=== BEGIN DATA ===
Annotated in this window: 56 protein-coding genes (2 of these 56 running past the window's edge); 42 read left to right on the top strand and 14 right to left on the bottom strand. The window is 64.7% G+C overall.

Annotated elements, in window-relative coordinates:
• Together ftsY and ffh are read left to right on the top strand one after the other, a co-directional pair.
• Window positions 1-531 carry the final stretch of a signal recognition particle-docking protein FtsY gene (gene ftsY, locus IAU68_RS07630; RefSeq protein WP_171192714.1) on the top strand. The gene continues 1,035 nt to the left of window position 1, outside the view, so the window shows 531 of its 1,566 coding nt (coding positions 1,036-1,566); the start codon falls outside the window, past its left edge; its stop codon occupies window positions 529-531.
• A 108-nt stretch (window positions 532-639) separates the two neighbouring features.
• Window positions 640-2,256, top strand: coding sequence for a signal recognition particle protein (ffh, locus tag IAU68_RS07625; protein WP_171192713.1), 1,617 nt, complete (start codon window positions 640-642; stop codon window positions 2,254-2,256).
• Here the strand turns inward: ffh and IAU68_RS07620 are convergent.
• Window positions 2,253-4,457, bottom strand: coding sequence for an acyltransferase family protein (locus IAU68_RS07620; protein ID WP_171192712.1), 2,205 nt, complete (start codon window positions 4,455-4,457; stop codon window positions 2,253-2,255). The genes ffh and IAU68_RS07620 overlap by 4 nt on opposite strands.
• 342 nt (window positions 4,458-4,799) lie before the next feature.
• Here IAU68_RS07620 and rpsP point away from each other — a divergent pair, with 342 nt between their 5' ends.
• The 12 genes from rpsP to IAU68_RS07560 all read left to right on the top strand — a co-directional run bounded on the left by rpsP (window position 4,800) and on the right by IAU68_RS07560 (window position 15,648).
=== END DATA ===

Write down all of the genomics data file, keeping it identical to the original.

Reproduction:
Annotated in this window: 56 protein-coding genes (2 of these 56 running past the window's edge); 42 read left to right on the top strand and 14 right to left on the bottom strand. The window is 64.7% G+C overall.

Annotated elements, in window-relative coordinates:
• Together ftsY and ffh are read left to right on the top strand one after the other, a co-directional pair.
• Window positions 1-531 carry the final stretch of a signal recognition particle-docking protein FtsY gene (gene ftsY, locus IAU68_RS07630; RefSeq protein WP_171192714.1) on the top strand. The gene continues 1,035 nt to the left of window position 1, outside the view, so the window shows 531 of its 1,566 coding nt (coding positions 1,036-1,566); the start codon falls outside the window, past its left edge; its stop codon occupies window positions 529-531.
• A 108-nt stretch (window positions 532-639) separates the two neighbouring features.
• Window positions 640-2,256, top strand: coding sequence for a signal recognition particle protein (ffh, locus tag IAU68_RS07625; protein WP_171192713.1), 1,617 nt, complete (start codon window positions 640-642; stop codon window positions 2,254-2,256).
• Here the strand turns inward: ffh and IAU68_RS07620 are convergent.
• Window positions 2,253-4,457, bottom strand: coding sequence for an acyltransferase family protein (locus IAU68_RS07620; protein ID WP_171192712.1), 2,205 nt, complete (start codon window positions 4,455-4,457; stop codon window positions 2,253-2,255). The genes ffh and IAU68_RS07620 overlap by 4 nt on opposite strands.
• 342 nt (window positions 4,458-4,799) lie before the next feature.
• Here IAU68_RS07620 and rpsP point away from each other — a divergent pair, with 342 nt between their 5' ends.
• The 12 genes from rpsP to IAU68_RS07560 all read left to right on the top strand — a co-directional run bounded on the left by rpsP (window position 4,800) and on the right by IAU68_RS07560 (window position 15,648).